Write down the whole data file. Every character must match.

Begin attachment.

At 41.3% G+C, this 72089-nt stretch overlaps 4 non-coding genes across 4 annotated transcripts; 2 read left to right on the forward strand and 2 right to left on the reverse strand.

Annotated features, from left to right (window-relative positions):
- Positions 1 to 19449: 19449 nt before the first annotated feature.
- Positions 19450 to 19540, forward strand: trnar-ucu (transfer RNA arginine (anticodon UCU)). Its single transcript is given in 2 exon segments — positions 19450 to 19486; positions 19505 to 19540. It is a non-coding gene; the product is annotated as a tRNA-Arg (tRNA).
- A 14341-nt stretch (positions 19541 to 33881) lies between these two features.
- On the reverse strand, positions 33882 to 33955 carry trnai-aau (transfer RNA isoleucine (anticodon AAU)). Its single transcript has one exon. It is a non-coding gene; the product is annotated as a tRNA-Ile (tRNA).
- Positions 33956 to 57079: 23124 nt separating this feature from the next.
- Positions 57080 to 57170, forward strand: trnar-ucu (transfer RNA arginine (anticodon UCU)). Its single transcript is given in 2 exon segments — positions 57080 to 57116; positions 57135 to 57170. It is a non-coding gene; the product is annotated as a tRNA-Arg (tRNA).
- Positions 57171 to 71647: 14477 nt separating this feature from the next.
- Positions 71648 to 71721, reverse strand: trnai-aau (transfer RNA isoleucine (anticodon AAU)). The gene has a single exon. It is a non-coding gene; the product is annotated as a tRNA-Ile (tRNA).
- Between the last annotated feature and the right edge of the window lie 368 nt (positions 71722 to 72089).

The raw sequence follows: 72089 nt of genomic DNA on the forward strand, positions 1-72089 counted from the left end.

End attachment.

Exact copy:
At 41.3% G+C, this 72089-nt stretch overlaps 4 non-coding genes across 4 annotated transcripts; 2 read left to right on the forward strand and 2 right to left on the reverse strand.

Annotated features, from left to right (window-relative positions):
- Positions 1 to 19449: 19449 nt before the first annotated feature.
- Positions 19450 to 19540, forward strand: trnar-ucu (transfer RNA arginine (anticodon UCU)). Its single transcript is given in 2 exon segments — positions 19450 to 19486; positions 19505 to 19540. It is a non-coding gene; the product is annotated as a tRNA-Arg (tRNA).
- A 14341-nt stretch (positions 19541 to 33881) lies between these two features.
- On the reverse strand, positions 33882 to 33955 carry trnai-aau (transfer RNA isoleucine (anticodon AAU)). Its single transcript has one exon. It is a non-coding gene; the product is annotated as a tRNA-Ile (tRNA).
- Positions 33956 to 57079: 23124 nt separating this feature from the next.
- Positions 57080 to 57170, forward strand: trnar-ucu (transfer RNA arginine (anticodon UCU)). Its single transcript is given in 2 exon segments — positions 57080 to 57116; positions 57135 to 57170. It is a non-coding gene; the product is annotated as a tRNA-Arg (tRNA).
- Positions 57171 to 71647: 14477 nt separating this feature from the next.
- Positions 71648 to 71721, reverse strand: trnai-aau (transfer RNA isoleucine (anticodon AAU)). The gene has a single exon. It is a non-coding gene; the product is annotated as a tRNA-Ile (tRNA).
- Between the last annotated feature and the right edge of the window lie 368 nt (positions 71722 to 72089).

The raw sequence follows: 72089 nt of genomic DNA on the forward strand, positions 1-72089 counted from the left end.